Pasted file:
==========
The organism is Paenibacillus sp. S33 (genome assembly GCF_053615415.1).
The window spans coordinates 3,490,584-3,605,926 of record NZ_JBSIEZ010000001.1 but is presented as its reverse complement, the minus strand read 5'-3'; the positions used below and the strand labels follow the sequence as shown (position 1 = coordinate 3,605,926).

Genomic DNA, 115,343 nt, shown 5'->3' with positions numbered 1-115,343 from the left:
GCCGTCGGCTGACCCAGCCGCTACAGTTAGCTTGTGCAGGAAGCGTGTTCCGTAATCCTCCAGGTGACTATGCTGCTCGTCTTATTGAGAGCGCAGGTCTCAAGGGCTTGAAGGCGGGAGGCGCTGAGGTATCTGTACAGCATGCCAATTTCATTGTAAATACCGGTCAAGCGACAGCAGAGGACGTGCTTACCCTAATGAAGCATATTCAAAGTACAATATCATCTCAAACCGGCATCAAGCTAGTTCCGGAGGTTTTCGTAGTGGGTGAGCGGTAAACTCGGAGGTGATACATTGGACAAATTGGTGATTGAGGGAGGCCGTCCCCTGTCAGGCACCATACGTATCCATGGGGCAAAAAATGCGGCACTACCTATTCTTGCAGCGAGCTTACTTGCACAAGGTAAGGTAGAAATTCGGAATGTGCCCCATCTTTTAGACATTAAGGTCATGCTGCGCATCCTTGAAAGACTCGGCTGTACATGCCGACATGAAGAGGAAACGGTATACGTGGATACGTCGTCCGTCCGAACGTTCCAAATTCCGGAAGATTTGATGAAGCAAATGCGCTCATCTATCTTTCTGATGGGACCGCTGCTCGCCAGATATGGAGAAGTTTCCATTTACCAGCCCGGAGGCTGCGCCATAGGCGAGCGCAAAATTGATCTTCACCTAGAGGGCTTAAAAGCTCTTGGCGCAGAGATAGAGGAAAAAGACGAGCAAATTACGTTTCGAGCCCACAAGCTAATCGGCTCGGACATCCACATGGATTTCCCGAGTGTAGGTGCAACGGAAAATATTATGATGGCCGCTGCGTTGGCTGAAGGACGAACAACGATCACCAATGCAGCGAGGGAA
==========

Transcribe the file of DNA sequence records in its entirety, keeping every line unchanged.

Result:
The organism is Paenibacillus sp. S33 (genome assembly GCF_053615415.1).
The window spans coordinates 3,490,584-3,605,926 of record NZ_JBSIEZ010000001.1 but is presented as its reverse complement, the minus strand read 5'-3'; the positions used below and the strand labels follow the sequence as shown (position 1 = coordinate 3,605,926).

Genomic DNA, 115,343 nt, shown 5'->3' with positions numbered 1-115,343 from the left:
GCCGTCGGCTGACCCAGCCGCTACAGTTAGCTTGTGCAGGAAGCGTGTTCCGTAATCCTCCAGGTGACTATGCTGCTCGTCTTATTGAGAGCGCAGGTCTCAAGGGCTTGAAGGCGGGAGGCGCTGAGGTATCTGTACAGCATGCCAATTTCATTGTAAATACCGGTCAAGCGACAGCAGAGGACGTGCTTACCCTAATGAAGCATATTCAAAGTACAATATCATCTCAAACCGGCATCAAGCTAGTTCCGGAGGTTTTCGTAGTGGGTGAGCGGTAAACTCGGAGGTGATACATTGGACAAATTGGTGATTGAGGGAGGCCGTCCCCTGTCAGGCACCATACGTATCCATGGGGCAAAAAATGCGGCACTACCTATTCTTGCAGCGAGCTTACTTGCACAAGGTAAGGTAGAAATTCGGAATGTGCCCCATCTTTTAGACATTAAGGTCATGCTGCGCATCCTTGAAAGACTCGGCTGTACATGCCGACATGAAGAGGAAACGGTATACGTGGATACGTCGTCCGTCCGAACGTTCCAAATTCCGGAAGATTTGATGAAGCAAATGCGCTCATCTATCTTTCTGATGGGACCGCTGCTCGCCAGATATGGAGAAGTTTCCATTTACCAGCCCGGAGGCTGCGCCATAGGCGAGCGCAAAATTGATCTTCACCTAGAGGGCTTAAAAGCTCTTGGCGCAGAGATAGAGGAAAAAGACGAGCAAATTACGTTTCGAGCCCACAAGCTAATCGGCTCGGACATCCACATGGATTTCCCGAGTGTAGGTGCAACGGAAAATATTATGATGGCCGCTGCGTTGGCTGAAGGACGAACAACGATCACCAATGCAGCGAGGGAA